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THE SONG AND THE TSI RULERS.
WHEN Lieouyu assumed the Imperial dignity in the year A.D. 420, and proclaimed himself by the name of Kaotsou, the founder of the Song dynasty, China was still as a house divided against itself. Six kingdoms had been established within the borders of the northern provinces, and each aspired to bring its neighbour to its feet, and to figure as the regenerator of the Empire. As none of them were formidable, their weakness at least constituted an efficient defence against each other, and when all were decrepit there was safety in an incapacity for offence. The new ruler did not possess the means of giving reality to his pretensions of authority over these states, to which his own did but add a seventh competitor; and, although the fact is disguised as much as possible, the Songs were never more than one ruler among many, and their government always that of only a small section of the Chinese nation.
As the general of the later Tsins Kaotsou had shown great skill, and obtained many successes; but during his brief reign the opportunity did not present itself of following them up by any further triumph. The only event of any importance was the murder of the deposed Emperor Kongti, and this circumstance is chiefly invested with interest for the reason that Kongti refused "to drink the waters of eternal life," because suicide was opposed by the principles of his religion. This is the first, and indeed the only, instance in history of a Chinese ruler violating the custom of the nation by declining to acquiesce in the inevitable. Kongti was thereupon TOPASSE. 143
murdered in his palace by the guard in whose custody he had been placed.
Kaotsou enjoyed possession of the throne for no more than three years. That he possessed many sterling qualities is not to be denied. His frugality and attention to his duties were most worthy of being commended; and the courage which he evinced on the field of battle was well calculated to have produced great results in an age more remarkable for the practice of chicane than for the manifestations of the qualities of a soldier. His kindness and devotion to the fostermother who had nourished him, and who had lived long enough to sec Kaotsou on the throne, were most exemplary, and received the eulogium of his countrymen. On the other hand, he was unfortunate in not coming to the front until well advanced in life, and the prudence obtained only with the experience of years made him loth to endanger what he possessed by striving to attain the wider authority with which, when a younger man, he would alone have rested satisfied.
The reign of the next Emperor Chowti, Kaotsou's eldest son, would not call for notice were it not for the deeds of the northern kingdom of Wei, the ruler of which saw in the death of Kaotsou a favourable opportunity for resuming the operations suspended through fear of the military skill of that prince. The glimpse that is obtained of Topasse, the king of Wei, shows him to have been a man of exceptional talent and energy. At the great council of war, which he held on the eve of the invasion of the Song territories, he propounded the question whether the enterprise should be begun by attacking some fortified place or by overrunning the open country. The former course was adopted mainly on the advice of Hikin, and under the command of this leading general of the period several successes were obtained by the Wei troops. It was not, indeed, until they appeared before the walls of Houlao, a small fortress defended by a brave officer named Maotetso, that their career was in any degree arrested. Topasse sent his best troops to the assistance of Hikin, and came in person to encourage his army with his presence ; but Maotetso relaxed in no degree the vigilance with which he defended his post. His skill and valour baffled the flower of the army, and the most skilful of the generals, of Topasse during seven months, and when at length Houlao surrendered, the conquerors won nothing but a pile of ruins. Topasse died shortly afterwards from the hardships he had endured at, and the chagrin caused by, this siege; but at all events he has secured a durable place in history by the magnanimity, not often met with in Asian annals, which he evinced in the honourable reception he accorded the gallant Maotetso.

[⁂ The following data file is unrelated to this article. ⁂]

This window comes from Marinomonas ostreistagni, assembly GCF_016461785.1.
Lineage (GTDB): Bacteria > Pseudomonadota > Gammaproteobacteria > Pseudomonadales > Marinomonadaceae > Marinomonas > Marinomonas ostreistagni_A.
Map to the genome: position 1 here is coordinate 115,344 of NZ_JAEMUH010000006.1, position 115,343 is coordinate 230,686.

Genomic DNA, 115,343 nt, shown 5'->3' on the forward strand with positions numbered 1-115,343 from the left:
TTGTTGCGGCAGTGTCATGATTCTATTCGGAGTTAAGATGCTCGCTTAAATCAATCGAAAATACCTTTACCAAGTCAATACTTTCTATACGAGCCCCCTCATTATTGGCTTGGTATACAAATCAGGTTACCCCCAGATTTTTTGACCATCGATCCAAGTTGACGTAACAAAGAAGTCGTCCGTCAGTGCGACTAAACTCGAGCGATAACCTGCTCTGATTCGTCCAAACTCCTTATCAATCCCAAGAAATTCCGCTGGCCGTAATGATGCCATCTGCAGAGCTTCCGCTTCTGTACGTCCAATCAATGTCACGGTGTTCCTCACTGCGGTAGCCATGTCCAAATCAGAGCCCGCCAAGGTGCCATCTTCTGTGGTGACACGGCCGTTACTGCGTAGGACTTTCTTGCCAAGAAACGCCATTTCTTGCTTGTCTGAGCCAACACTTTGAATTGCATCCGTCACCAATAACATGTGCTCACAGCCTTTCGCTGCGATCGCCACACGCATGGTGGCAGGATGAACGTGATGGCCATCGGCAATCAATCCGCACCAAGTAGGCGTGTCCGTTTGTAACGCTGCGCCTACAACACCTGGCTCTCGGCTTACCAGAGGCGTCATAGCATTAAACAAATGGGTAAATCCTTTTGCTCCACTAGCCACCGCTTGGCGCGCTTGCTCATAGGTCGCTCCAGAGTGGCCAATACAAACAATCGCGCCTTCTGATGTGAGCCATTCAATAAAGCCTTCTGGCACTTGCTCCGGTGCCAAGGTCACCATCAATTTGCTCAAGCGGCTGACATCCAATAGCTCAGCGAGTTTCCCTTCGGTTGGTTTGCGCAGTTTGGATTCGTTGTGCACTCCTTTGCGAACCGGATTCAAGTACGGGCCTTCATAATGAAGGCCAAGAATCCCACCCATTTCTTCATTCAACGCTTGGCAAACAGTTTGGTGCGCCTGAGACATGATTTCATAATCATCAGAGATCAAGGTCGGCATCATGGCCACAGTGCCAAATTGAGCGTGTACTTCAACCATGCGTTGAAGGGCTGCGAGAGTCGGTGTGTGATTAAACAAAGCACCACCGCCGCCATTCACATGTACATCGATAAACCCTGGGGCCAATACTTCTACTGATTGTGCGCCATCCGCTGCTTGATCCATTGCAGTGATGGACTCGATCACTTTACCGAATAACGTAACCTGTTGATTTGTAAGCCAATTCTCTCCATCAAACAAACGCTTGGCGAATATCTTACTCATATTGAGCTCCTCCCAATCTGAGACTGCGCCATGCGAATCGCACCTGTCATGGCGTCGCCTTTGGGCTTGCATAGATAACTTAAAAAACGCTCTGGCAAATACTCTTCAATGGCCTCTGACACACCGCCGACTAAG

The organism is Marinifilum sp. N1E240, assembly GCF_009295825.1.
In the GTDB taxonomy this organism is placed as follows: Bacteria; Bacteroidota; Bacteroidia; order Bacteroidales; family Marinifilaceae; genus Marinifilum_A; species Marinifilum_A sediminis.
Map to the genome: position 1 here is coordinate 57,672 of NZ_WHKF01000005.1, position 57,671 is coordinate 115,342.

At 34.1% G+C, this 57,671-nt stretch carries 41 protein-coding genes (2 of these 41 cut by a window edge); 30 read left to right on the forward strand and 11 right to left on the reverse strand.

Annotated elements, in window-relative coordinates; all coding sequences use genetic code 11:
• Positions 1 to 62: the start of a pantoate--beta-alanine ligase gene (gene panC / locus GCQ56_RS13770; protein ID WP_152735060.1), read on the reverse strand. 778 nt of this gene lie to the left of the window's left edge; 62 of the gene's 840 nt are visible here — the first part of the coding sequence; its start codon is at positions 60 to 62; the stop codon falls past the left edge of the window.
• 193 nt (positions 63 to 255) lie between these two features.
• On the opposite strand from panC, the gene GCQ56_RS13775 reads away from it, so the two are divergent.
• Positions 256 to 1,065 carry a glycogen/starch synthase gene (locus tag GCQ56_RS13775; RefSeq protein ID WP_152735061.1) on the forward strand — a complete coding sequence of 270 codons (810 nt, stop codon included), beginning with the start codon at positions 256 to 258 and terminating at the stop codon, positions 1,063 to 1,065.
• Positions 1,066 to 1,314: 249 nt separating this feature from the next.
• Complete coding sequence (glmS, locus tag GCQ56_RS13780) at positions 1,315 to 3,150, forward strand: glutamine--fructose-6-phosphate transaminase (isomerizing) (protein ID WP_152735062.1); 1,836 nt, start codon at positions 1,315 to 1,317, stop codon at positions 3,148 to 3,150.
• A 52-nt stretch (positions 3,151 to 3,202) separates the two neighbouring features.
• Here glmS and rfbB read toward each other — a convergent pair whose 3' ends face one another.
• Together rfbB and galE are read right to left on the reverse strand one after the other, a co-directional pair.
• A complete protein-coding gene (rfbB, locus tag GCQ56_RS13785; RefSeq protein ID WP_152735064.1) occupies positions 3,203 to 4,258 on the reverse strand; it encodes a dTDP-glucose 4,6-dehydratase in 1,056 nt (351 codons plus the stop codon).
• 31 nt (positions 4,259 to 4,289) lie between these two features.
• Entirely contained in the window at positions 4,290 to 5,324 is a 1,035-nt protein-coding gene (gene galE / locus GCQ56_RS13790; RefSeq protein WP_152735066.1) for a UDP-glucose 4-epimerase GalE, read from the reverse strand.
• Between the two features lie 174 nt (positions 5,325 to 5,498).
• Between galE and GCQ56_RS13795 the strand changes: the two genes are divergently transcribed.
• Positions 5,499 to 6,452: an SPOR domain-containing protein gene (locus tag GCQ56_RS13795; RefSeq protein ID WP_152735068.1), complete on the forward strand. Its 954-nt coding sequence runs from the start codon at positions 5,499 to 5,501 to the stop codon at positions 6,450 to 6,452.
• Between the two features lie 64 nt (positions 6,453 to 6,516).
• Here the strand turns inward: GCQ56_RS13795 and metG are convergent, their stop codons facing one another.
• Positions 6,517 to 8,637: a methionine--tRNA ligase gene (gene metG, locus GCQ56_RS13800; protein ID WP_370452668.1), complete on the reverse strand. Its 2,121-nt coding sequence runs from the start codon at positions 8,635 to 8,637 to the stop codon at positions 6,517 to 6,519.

This disastrous war was the only event which marked Chowti's reign of one year. From the first it had been plain that he possessed neither the capacity nor the desire to govern his people well. He gave himself up to amusement, and neglected all public business. The nobles and great officials thought that it would be better to check his course with as little delay as possible, and with Tantaotsi at their head they deposed him, putting his brother in his place. Knowing well that there was no safety for themselves or for the nation in a deposed prince who preserved the desire for power, they secretly caused Chowti to be put to death, thus relieving themselves from further apprehension on that score.